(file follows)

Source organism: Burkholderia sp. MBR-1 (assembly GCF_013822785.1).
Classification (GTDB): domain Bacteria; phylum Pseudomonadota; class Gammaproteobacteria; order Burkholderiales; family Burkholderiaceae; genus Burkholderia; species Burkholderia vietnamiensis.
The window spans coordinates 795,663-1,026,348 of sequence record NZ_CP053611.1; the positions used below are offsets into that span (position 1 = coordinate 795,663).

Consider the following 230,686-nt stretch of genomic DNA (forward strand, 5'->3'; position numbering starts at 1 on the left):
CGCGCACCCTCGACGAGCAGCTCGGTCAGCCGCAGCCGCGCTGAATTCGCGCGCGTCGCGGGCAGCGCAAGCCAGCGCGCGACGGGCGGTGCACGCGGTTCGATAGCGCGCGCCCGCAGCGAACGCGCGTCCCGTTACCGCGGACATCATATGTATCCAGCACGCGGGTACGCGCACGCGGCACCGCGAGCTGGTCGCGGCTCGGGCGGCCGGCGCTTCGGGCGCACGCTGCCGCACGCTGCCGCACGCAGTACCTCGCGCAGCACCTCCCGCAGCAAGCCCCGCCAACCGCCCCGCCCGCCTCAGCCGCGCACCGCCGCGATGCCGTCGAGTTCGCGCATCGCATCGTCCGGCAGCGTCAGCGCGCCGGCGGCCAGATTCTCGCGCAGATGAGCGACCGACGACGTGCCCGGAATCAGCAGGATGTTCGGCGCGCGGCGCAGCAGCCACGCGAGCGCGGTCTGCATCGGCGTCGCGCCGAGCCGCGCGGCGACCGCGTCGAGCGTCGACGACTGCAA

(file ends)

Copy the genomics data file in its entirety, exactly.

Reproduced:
Source organism: Burkholderia sp. MBR-1 (assembly GCF_013822785.1).
Classification (GTDB): domain Bacteria; phylum Pseudomonadota; class Gammaproteobacteria; order Burkholderiales; family Burkholderiaceae; genus Burkholderia; species Burkholderia vietnamiensis.
The window spans coordinates 795,663-1,026,348 of sequence record NZ_CP053611.1; the positions used below are offsets into that span (position 1 = coordinate 795,663).

Consider the following 230,686-nt stretch of genomic DNA (forward strand, 5'->3'; position numbering starts at 1 on the left):
CGCGCACCCTCGACGAGCAGCTCGGTCAGCCGCAGCCGCGCTGAATTCGCGCGCGTCGCGGGCAGCGCAAGCCAGCGCGCGACGGGCGGTGCACGCGGTTCGATAGCGCGCGCCCGCAGCGAACGCGCGTCCCGTTACCGCGGACATCATATGTATCCAGCACGCGGGTACGCGCACGCGGCACCGCGAGCTGGTCGCGGCTCGGGCGGCCGGCGCTTCGGGCGCACGCTGCCGCACGCTGCCGCACGCAGTACCTCGCGCAGCACCTCCCGCAGCAAGCCCCGCCAACCGCCCCGCCCGCCTCAGCCGCGCACCGCCGCGATGCCGTCGAGTTCGCGCATCGCATCGTCCGGCAGCGTCAGCGCGCCGGCGGCCAGATTCTCGCGCAGATGAGCGACCGACGACGTGCCCGGAATCAGCAGGATGTTCGGCGCGCGGCGCAGCAGCCACGCGAGCGCGGTCTGCATCGGCGTCGCGCCGAGCCGCGCGGCGACCGCGTCGAGCGTCGACGACTGCAA